The Best Snorkelling Spots in Cuba

| Alex Meier / Unsplash
Tamara Hinson

Contributor

One of the world’s most underrated snorkelling spots and an increasingly popular sailing destination, Cuba is a beach-fringed paradise dotted with fantastic dive sites. The best bit? Although beaches in resort areas can quickly get crowded, the same can’t be said for the dive sites – the risk of a flipper to the face is surprisingly low here, and with this much spectacular marine life to check out, we’re hoping it stays that way.

Cayo Levisa

A short ferry ride from Palma Rubia, Cayo Levisa is famous for its black coral, rays and clear water. The best time to visit is between November and April when the water’s warm and calm. The area has over 500 species of fish and 200 species of sponges, and an abundance of beautiful sea coral to spot. Facilities on the island are basic, but that’s part of the appeal. Can’t bear to leave? Book one of the rustic beachfront cabins.

Playa Santa Lucia

An hour’s drive north of Camagüey, this beach deserves a mention for the presence of a large, healthy barrier reef just offshore. The reef helps keep the water calm for those of us snorkelling closer to the beach, although for a closer look at the coral, we’d suggest a guided excursion for the chance to see long-spine porcupinefish and pretty shoals of angelfish.

Jardines del Rey archipelago

Most visitors to this beautiful archipelago, off the northern coast of Cuba, base themselves at Cayo Coco or Cayo Guillermo. Both have fantastic facilities, including some of the best dive schools in Cuba. The 32km (20mi) reef sits just below the water, which means snorkellers and scuba divers can check out the coral and the fish, including groupers and snappers. Sharks and moray eels are regularly spotted too, and there are numerous underwater caves for scuba divers to explore.

The Bay of Pigs

First things first – there are no pigs at the Bay of Pigs or Bahia de Cochinos, which you’ll find on the Gulf of Cazones on Cuba’s southern coast. What there is, however, is a calm and clear ocean protected from the wind by steep cliffs. It’s a paradise for snorkellers as well as scuba divers, who come to explore the flooded caves between Playa Larga and Playa Girón, used as landing sites for squadrons of armed Cuban exiles during 1961’s famous Bay of Pigs invasion.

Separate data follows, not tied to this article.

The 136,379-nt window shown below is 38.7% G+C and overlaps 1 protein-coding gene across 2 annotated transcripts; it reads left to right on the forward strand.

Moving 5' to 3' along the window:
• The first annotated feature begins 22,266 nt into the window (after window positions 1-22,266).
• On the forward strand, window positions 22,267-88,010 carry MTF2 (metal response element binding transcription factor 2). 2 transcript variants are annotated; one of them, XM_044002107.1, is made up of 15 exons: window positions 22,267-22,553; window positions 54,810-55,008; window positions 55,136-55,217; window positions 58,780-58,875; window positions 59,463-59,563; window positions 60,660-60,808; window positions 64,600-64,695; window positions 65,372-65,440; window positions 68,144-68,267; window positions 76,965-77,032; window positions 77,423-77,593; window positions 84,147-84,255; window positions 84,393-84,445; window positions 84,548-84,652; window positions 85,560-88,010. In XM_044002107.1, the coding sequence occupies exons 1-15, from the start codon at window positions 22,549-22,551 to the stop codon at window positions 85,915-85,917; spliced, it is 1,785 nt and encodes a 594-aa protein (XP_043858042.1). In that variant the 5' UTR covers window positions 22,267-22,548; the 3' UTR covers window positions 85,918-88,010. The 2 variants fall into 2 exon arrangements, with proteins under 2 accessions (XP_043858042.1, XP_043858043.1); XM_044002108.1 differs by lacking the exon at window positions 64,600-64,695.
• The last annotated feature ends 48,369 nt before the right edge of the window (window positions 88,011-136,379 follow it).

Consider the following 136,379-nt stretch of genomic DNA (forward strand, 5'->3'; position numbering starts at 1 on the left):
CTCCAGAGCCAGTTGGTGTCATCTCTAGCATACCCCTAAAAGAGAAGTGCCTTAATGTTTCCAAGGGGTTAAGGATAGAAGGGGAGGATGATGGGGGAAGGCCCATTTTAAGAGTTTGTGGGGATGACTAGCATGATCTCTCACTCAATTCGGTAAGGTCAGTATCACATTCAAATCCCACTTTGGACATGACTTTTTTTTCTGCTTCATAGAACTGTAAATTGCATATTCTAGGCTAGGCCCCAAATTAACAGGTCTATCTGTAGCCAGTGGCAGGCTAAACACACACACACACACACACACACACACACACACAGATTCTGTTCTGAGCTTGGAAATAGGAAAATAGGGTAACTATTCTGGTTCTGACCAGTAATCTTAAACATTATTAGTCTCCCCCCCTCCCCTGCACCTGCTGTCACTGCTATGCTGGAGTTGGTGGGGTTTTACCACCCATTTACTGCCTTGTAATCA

Playa Jibacoa

For a laidback snorkelling session, you can’t beat this fishing village turned holiday resort a two-hour drive from Havana. Although it’s a popular tourist spot, there are still plenty of crowd-free snorkelling and scuba sites, and they’re easily accessible, too. Snorkellers can swim out to the reefs just off the beach, and confident swimmers can explore beyond the reef’s drop off, where the depth extends to around 12m (39ft). Just keep an eye on the beach flags – red ones mean choppy conditions.

Guanahacabibes National Marine Park

You’ll find this park on Cuba’s westernmost point. Its protected status has allowed marine life to thrive and is the reason the park is best explored on guided snorkelling excursions offered by the region’s only hotel. Highlights include the brightly coloured corals and the turtles – the nearby beaches are popular nesting sites, which is why it’s one of the best places to spot the creatures. Bear in mind that it’s an isolated area – the nearest city, Pinar del Río, is a two-hour drive away.

Cayo Santa María

Snorkel in the bright blue waters of this small island off Cuba’s north coast, and you’ll see vast coral gardens and a show-stopping range of marine life, including dolphins and turtles. The island has plenty of accommodation options, including several five-star spots and a few dive schools, many of which offer guided snorkelling tours. Head to the shallow waters on the eastern side for the best visibility and the best range of marine life.

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